Francis Stewart from our Theology team reflects on how we can learn from Saints Peter and Paul, especially as we look to rebuild our world after coronavirus.
This weekend we celebrate the feast of the apostles Saint Peter and Saint Paul. Throughout the Easter season, leading up to Pentecost, many Catholics will have been reading and listening to passages from the Acts of the Apostles. The charisma and perseverance of Saint Peter and Saint Paul, in unity with the other apostles, shines through here. They spread resurrection joy to Jews and gentiles, women and men, slaves and freepersons.
In many ways, amidst a global crisis, there couldn’t have been a more consoling piece of scripture to be reading. Acts is full of stories of healing and hospitality, contrasting with our situation of illness and isolation.
Yet, at the Feast of Pentecost the gospel readings took us back to Holy Saturday. Here we found the disciples huddled together in the upper room, despondent, frightened to go outside. I imagine they were contemplating how things could have gone so wrong. How could this man from Nazareth, claiming to be the Messiah, showing such promise to deliver the poor, the downtrodden, end up crucified as a criminal?
For me, this leaves a question: from this place of crushing failure and grief, how did the apostles find hope and rebuild their lives?
It was into that place of despair that Jesus entered in, bringing peace and breathing on them the Holy Spirit, the power to forgive sins. The resurrection is not a one-off event, setting things right again instantly. What we find in the gospel narratives is that it takes Jesus repeated visitations -on the road to Emmaus, on the seashore – to tend the crushed spirits of the apostles, to give them hope and coax them into standing up and taking collective responsibility to rebuild.
Rebuilding from rock bottom
Peter and Paul in particular had to rebuild from rock bottom. Paul (originally Saul) was a contract-killer of Jesus’ followers. Peter was named the rock upon which the Church was built, and yet denied Christ three times.
If Peter was not flawless, what is it that makes him “the rock” on which the Christian community was built and rebuilt?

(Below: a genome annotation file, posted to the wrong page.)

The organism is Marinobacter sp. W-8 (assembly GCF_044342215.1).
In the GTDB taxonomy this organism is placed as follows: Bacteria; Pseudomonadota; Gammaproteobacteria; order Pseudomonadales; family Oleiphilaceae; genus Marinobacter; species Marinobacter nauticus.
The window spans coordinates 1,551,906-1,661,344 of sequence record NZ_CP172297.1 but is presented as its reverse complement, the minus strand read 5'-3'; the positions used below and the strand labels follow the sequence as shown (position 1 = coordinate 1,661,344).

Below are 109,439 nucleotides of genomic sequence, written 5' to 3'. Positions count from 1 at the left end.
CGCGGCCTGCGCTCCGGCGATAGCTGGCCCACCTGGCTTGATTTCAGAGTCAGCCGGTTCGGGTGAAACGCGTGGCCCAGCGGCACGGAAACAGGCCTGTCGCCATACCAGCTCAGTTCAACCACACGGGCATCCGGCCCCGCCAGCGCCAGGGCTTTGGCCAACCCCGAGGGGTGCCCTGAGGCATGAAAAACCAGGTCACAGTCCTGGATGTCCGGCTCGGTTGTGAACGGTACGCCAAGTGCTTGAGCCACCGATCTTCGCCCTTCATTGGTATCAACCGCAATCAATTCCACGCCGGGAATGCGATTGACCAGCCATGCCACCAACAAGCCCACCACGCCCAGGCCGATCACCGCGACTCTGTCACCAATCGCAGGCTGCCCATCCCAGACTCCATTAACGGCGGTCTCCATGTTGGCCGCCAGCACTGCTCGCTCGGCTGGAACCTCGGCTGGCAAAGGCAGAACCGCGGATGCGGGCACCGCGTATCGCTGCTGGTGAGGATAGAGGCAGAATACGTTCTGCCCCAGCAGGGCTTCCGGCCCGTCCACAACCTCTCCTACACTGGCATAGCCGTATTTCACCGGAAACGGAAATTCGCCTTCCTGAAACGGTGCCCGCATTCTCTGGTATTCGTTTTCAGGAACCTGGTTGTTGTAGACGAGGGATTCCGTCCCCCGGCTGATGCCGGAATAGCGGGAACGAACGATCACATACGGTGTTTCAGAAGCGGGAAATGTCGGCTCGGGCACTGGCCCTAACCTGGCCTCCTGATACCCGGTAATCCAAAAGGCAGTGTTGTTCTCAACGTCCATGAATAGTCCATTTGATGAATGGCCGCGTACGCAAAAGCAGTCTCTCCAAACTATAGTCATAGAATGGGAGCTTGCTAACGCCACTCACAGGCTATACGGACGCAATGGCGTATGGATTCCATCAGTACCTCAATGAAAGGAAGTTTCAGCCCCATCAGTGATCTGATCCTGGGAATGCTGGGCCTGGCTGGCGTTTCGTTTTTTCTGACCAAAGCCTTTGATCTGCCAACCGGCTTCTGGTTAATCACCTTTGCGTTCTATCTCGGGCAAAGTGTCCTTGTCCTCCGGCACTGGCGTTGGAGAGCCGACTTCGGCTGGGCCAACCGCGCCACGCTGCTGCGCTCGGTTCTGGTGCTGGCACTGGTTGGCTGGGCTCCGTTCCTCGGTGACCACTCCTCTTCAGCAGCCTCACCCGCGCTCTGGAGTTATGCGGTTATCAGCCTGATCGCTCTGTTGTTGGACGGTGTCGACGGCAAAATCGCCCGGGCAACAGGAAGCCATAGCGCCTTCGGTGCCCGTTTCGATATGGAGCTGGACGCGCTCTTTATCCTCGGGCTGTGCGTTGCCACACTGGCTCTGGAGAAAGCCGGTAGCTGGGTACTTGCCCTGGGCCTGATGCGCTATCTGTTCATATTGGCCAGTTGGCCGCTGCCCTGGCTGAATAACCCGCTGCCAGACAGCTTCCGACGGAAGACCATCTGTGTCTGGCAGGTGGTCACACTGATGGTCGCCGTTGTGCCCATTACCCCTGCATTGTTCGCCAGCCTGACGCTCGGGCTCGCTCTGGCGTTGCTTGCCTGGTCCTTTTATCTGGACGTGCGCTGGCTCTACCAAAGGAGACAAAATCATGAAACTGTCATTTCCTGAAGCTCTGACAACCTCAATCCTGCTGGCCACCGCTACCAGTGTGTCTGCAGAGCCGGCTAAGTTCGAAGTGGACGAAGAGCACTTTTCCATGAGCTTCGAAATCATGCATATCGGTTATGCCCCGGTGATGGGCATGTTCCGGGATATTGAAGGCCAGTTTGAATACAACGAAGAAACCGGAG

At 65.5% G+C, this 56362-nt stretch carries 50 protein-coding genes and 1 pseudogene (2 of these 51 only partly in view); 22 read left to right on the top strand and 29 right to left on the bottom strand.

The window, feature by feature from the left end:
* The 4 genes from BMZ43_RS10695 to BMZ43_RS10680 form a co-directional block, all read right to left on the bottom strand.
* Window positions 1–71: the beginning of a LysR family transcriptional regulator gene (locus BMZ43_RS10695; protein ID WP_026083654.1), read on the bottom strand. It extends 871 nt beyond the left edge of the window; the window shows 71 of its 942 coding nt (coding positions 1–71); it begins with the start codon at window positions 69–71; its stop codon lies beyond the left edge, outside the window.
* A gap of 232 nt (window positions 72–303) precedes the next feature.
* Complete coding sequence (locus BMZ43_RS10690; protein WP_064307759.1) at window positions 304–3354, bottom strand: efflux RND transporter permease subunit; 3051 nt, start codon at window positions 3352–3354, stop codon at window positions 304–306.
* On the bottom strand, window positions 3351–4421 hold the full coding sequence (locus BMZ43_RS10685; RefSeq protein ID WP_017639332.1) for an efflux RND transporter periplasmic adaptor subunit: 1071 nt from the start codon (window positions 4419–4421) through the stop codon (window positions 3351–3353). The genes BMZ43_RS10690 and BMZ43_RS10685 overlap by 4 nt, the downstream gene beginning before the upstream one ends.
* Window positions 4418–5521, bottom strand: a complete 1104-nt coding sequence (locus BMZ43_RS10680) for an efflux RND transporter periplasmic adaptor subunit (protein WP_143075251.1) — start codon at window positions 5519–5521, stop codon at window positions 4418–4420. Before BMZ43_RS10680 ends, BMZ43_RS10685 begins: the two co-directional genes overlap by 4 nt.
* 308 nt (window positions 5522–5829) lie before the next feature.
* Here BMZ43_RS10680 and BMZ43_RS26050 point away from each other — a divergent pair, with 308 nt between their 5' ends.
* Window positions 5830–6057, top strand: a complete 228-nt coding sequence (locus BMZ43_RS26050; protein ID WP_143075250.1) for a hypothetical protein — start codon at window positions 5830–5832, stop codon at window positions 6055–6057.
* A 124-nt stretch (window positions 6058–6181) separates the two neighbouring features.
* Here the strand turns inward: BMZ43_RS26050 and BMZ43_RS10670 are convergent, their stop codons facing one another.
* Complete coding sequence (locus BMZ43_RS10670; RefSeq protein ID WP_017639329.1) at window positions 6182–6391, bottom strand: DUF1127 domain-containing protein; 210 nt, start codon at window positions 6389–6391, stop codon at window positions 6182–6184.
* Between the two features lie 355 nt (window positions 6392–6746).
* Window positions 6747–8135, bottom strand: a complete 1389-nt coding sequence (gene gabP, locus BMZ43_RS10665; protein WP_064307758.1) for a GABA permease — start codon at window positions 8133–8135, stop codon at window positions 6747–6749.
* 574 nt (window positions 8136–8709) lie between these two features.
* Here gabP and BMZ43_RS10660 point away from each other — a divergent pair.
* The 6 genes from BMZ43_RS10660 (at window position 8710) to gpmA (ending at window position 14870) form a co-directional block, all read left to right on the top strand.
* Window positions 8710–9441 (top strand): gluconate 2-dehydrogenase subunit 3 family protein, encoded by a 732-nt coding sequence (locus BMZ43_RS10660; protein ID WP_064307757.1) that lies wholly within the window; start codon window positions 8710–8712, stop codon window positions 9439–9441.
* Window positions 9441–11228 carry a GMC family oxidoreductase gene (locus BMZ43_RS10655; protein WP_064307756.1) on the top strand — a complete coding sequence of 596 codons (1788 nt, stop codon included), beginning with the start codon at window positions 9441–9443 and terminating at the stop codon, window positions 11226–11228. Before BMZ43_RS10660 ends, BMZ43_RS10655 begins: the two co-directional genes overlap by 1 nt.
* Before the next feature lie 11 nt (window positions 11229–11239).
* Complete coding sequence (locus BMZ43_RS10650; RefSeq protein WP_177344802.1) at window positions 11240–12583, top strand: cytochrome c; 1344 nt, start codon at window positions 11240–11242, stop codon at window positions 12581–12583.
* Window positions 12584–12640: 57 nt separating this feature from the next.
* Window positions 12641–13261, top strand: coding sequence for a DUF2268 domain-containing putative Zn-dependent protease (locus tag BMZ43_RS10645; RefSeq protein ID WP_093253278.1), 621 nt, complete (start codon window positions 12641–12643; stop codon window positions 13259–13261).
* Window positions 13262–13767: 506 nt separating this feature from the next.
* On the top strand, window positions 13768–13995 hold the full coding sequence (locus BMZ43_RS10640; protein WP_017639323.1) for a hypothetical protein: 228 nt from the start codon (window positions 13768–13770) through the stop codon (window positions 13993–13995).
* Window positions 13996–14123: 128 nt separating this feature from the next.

In his own writings, Peter called the followers of Christ to be living stones, like Jesus, who was a stone rejected by men, but precious to God (1 Peter 2:4-5). This draws on the metaphor of Psalm 128:22 to express the character of a community built upon Christ: “the stone which the builders rejected, has become the cornerstone.”
The placing of those who are rejected at the front and centre of life is the pattern of any community built on the resurrection. According to the Book of Acts, the apostles sold their possessions and distributed the money to all who had need (Acts 4:35). Jesus’ teaching seems to have this as a principle of any authentic rebuilding.
When Jesus provocatively told the religious authorities of his day, “destroy this temple, and I will raise it up in three days” (John 2:19) he spoke in a many-layered metaphor. This was not about replacing an old religion with a new one. Rather that a system that cheats the widows and neglects the poor and the sick is built on shaky foundations. It is set to crumble.
Building back better
At CAFOD, when responding to emergencies like the coronavirus crisis, we seek not just to address the immediate needs of people and communities. We also work to support them to “build back better”. Disasters and crises often reveal underlying vulnerabilities which were there all along. Being part of long-term relationships with partners, we can accompany people to rebuild their lives and be more resilient.
In Brazil, the pandemic is having particularly devastating effects. Because of the lockdown’s closure of many sectors of the economy many people are going hungry. Our partners are lobbying the government and offering the produce of smaller, more sustainable farms as part of the effort to get emergency food to those in need. The agricultural techniques of these farmers conserve and enhance natural resources and water, soils and natural vegetation.
Here, amidst the crisis there is a window of opportunity to recognise previously marginalised ways of making a living, raising them up as a crucial piece of the alternative future we must now build.
As we start to recover from a health crisis, we are still in the midst of its fallout: an economic, moral, spiritual, and ecological crisis. Whatever world is rebuilt from these ashes must have as its cornerstone those who have been rejected and neglected.
As Jesus said, “whatsoever you do to the least of these, you do unto me” (Matthew 25:45).